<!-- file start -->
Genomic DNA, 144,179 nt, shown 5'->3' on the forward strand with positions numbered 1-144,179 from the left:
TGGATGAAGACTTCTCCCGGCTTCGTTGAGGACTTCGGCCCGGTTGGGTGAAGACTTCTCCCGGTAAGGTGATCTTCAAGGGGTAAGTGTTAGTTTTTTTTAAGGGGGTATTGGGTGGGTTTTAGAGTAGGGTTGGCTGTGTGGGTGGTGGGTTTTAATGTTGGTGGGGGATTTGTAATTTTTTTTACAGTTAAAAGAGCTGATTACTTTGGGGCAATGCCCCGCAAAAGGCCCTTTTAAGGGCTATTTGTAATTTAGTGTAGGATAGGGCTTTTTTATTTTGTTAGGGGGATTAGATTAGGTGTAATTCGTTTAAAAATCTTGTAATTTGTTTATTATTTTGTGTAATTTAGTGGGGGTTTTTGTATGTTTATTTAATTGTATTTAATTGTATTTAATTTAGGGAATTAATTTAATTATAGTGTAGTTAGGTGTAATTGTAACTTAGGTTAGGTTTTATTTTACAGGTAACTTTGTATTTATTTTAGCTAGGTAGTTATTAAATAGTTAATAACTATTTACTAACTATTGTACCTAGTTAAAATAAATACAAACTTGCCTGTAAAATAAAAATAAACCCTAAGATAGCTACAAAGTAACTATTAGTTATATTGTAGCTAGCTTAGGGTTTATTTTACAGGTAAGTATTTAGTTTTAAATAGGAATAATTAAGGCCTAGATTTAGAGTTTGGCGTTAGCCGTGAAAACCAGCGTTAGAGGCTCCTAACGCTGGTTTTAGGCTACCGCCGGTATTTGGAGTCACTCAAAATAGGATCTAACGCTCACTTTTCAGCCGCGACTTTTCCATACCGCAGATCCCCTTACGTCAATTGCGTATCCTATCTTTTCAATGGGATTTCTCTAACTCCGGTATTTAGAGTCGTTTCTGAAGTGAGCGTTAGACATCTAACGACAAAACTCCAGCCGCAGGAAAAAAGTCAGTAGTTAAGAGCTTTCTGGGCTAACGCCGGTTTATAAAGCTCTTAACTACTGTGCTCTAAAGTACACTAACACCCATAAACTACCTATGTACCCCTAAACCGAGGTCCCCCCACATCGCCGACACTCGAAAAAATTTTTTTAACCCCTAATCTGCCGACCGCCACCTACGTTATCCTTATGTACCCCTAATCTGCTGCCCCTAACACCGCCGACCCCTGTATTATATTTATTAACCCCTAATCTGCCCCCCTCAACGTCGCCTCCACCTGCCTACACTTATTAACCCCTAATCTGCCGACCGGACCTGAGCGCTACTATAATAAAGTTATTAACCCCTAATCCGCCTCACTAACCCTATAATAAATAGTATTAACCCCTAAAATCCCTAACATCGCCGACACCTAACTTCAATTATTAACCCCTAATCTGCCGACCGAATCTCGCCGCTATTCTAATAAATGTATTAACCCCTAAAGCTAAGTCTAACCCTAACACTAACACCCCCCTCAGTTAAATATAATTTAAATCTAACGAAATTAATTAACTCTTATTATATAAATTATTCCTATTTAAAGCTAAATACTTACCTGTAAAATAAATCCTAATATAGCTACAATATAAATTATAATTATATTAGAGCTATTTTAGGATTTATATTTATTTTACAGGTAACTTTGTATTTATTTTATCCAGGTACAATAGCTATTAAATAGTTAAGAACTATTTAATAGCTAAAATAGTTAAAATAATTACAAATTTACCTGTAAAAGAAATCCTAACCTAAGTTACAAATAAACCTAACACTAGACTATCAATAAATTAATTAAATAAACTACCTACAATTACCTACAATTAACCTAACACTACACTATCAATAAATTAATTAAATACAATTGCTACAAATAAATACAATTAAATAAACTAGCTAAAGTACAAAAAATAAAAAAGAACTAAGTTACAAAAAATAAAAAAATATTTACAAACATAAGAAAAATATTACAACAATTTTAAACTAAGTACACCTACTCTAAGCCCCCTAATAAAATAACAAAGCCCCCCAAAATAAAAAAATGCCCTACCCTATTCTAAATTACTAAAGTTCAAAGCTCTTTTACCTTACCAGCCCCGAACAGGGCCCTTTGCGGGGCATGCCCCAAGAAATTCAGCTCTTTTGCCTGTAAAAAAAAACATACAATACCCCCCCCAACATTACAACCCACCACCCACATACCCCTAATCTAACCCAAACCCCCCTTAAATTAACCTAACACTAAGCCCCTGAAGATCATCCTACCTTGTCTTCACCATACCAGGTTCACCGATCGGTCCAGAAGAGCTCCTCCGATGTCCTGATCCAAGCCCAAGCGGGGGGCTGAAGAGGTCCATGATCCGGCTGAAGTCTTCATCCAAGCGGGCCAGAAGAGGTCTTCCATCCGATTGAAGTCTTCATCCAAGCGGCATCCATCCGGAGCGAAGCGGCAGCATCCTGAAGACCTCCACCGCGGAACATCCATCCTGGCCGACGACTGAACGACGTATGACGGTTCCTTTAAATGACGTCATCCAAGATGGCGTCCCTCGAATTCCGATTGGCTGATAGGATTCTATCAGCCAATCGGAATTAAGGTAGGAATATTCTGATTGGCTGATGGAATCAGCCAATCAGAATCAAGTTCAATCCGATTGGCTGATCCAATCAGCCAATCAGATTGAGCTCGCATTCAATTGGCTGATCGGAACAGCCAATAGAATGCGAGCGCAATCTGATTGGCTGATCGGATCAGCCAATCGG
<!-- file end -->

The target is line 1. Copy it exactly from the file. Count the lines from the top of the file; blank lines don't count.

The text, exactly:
Genomic DNA, 144,179 nt, shown 5'->3' on the forward strand with positions numbered 1-144,179 from the left: